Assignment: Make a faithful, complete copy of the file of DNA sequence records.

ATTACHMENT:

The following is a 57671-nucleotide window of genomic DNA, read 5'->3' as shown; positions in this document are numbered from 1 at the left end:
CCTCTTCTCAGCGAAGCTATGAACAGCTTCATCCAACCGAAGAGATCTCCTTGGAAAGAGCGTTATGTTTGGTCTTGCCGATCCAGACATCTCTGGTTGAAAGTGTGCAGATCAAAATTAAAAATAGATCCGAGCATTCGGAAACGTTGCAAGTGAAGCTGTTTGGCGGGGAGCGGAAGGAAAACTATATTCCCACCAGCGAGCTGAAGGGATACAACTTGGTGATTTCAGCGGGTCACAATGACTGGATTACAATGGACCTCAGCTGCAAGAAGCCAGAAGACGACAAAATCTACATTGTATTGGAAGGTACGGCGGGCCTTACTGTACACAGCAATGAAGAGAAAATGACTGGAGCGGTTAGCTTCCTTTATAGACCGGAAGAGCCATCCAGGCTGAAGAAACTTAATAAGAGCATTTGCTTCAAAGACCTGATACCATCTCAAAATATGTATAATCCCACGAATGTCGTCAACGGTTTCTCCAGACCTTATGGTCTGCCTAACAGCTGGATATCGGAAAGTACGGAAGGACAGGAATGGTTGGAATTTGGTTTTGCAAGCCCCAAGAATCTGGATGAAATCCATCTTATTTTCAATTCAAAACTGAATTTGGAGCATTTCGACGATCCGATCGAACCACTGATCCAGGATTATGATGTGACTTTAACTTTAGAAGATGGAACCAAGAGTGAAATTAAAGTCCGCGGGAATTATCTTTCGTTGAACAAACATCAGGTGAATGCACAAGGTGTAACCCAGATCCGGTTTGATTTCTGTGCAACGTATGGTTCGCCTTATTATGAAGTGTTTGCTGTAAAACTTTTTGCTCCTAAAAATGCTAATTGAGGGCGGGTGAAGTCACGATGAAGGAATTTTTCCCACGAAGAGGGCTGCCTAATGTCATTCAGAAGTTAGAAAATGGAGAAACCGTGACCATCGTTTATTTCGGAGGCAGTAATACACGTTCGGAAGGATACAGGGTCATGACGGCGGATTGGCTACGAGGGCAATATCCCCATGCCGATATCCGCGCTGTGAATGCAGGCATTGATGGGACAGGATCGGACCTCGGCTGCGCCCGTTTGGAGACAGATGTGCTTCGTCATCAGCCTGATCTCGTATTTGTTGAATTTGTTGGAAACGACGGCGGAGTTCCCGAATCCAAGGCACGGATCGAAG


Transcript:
The following is a 57671-nucleotide window of genomic DNA, read 5'->3' as shown; positions in this document are numbered from 1 at the left end:
CCTCTTCTCAGCGAAGCTATGAACAGCTTCATCCAACCGAAGAGATCTCCTTGGAAAGAGCGTTATGTTTGGTCTTGCCGATCCAGACATCTCTGGTTGAAAGTGTGCAGATCAAAATTAAAAATAGATCCGAGCATTCGGAAACGTTGCAAGTGAAGCTGTTTGGCGGGGAGCGGAAGGAAAACTATATTCCCACCAGCGAGCTGAAGGGATACAACTTGGTGATTTCAGCGGGTCACAATGACTGGATTACAATGGACCTCAGCTGCAAGAAGCCAGAAGACGACAAAATCTACATTGTATTGGAAGGTACGGCGGGCCTTACTGTACACAGCAATGAAGAGAAAATGACTGGAGCGGTTAGCTTCCTTTATAGACCGGAAGAGCCATCCAGGCTGAAGAAACTTAATAAGAGCATTTGCTTCAAAGACCTGATACCATCTCAAAATATGTATAATCCCACGAATGTCGTCAACGGTTTCTCCAGACCTTATGGTCTGCCTAACAGCTGGATATCGGAAAGTACGGAAGGACAGGAATGGTTGGAATTTGGTTTTGCAAGCCCCAAGAATCTGGATGAAATCCATCTTATTTTCAATTCAAAACTGAATTTGGAGCATTTCGACGATCCGATCGAACCACTGATCCAGGATTATGATGTGACTTTAACTTTAGAAGATGGAACCAAGAGTGAAATTAAAGTCCGCGGGAATTATCTTTCGTTGAACAAACATCAGGTGAATGCACAAGGTGTAACCCAGATCCGGTTTGATTTCTGTGCAACGTATGGTTCGCCTTATTATGAAGTGTTTGCTGTAAAACTTTTTGCTCCTAAAAATGCTAATTGAGGGCGGGTGAAGTCACGATGAAGGAATTTTTCCCACGAAGAGGGCTGCCTAATGTCATTCAGAAGTTAGAAAATGGAGAAACCGTGACCATCGTTTATTTCGGAGGCAGTAATACACGTTCGGAAGGATACAGGGTCATGACGGCGGATTGGCTACGAGGGCAATATCCCCATGCCGATATCCGCGCTGTGAATGCAGGCATTGATGGGACAGGATCGGACCTCGGCTGCGCCCGTTTGGAGACAGATGTGCTTCGTCATCAGCCTGATCTCGTATTTGTTGAATTTGTTGGAAACGACGGCGGAGTTCCCGAATCCAAGGCACGGATCGAAG